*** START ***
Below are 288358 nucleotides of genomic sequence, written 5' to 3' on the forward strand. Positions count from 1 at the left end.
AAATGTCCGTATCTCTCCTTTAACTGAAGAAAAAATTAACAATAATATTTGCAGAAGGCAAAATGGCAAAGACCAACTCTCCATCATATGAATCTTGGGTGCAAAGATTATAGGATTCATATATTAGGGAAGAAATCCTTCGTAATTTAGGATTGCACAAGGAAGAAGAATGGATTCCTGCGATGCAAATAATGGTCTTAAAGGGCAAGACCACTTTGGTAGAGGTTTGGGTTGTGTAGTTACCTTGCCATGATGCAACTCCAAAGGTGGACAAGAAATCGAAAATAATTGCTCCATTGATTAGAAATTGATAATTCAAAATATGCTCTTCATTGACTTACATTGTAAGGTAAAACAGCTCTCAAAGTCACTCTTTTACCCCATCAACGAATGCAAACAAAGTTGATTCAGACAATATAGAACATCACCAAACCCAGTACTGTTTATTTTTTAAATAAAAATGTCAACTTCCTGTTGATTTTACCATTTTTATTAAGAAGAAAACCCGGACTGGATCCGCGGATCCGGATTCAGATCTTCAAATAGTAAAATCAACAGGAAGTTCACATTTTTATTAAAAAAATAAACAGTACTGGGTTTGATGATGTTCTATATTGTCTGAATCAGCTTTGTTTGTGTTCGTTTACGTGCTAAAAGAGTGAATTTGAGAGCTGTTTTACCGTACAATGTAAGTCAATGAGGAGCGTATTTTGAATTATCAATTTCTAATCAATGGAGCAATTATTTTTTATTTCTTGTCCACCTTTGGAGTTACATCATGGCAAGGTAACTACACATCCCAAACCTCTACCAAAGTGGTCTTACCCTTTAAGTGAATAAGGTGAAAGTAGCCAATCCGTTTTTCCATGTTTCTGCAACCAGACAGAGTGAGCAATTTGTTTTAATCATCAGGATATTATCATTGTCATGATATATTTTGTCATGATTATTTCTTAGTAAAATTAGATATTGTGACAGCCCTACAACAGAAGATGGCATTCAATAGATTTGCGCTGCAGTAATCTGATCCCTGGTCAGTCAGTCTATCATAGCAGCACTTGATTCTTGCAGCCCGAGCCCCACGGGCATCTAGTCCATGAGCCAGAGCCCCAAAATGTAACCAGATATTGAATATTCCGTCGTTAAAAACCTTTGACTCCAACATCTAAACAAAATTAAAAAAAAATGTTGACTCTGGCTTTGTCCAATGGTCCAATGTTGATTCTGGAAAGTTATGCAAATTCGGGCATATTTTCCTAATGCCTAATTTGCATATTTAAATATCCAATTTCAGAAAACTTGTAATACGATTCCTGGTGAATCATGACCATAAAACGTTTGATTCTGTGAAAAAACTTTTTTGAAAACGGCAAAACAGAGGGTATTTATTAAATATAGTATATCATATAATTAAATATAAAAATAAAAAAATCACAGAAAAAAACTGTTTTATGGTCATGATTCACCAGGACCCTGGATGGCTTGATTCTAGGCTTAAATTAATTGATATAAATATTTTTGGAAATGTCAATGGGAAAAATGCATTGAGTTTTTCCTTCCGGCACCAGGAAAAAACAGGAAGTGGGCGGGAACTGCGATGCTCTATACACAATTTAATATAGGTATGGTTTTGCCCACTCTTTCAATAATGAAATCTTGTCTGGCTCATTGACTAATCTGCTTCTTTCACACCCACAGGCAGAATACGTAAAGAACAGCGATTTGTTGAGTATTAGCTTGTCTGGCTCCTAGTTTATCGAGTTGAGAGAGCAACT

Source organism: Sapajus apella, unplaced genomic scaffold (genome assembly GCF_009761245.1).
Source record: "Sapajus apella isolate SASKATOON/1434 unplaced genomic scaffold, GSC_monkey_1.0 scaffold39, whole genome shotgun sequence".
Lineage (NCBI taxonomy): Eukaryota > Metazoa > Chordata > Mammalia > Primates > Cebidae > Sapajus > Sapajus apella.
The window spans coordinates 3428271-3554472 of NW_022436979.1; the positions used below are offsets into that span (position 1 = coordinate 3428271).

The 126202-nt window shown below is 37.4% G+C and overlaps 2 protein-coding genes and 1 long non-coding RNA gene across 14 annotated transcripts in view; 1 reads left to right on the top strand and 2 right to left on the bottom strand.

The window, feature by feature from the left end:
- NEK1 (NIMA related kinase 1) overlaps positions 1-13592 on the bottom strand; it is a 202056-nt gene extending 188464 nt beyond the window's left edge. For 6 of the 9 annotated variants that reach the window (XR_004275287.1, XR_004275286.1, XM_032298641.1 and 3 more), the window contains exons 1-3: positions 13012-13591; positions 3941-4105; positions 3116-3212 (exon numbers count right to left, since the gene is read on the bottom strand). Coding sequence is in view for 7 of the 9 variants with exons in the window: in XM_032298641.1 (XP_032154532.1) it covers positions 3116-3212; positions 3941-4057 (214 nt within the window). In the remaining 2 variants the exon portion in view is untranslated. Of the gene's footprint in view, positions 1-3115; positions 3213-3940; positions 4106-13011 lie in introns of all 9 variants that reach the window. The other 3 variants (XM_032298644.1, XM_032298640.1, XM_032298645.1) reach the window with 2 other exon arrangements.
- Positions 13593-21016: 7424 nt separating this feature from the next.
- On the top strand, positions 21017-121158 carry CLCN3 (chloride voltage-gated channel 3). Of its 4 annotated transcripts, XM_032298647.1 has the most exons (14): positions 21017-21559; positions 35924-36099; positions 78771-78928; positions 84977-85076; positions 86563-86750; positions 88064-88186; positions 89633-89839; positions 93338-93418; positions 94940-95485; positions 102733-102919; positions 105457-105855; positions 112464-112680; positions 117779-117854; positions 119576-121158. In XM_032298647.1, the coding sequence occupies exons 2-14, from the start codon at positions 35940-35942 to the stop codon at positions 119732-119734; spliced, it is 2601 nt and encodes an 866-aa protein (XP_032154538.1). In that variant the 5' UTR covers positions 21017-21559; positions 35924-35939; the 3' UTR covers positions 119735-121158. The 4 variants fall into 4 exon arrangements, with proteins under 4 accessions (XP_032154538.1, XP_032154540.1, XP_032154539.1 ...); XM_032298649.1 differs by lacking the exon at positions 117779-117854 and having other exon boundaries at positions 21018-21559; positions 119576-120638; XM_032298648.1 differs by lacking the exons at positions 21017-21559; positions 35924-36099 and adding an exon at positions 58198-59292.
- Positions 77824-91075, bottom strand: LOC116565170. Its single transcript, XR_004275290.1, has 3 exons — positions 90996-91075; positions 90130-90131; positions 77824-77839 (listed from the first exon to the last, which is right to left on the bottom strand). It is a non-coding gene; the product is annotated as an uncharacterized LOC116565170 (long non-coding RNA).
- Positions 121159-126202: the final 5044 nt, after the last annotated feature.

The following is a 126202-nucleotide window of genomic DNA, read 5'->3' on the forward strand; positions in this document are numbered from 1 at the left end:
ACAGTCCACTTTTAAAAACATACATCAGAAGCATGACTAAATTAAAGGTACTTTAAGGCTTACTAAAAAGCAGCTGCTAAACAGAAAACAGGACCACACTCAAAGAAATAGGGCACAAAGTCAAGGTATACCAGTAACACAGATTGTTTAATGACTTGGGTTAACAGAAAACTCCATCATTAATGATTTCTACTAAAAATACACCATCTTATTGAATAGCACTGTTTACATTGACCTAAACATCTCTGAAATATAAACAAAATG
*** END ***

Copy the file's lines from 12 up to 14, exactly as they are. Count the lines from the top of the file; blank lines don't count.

- Positions 77824-91075, bottom strand: LOC116565170. Its single transcript, XR_004275290.1, has 3 exons — positions 90996-91075; positions 90130-90131; positions 77824-77839 (listed from the first exon to the last, which is right to left on the bottom strand). It is a non-coding gene; the product is annotated as an uncharacterized LOC116565170 (long non-coding RNA).
- Positions 121159-126202: the final 5044 nt, after the last annotated feature.

The following is a 126202-nucleotide window of genomic DNA, read 5'->3' on the forward strand; positions in this document are numbered from 1 at the left end: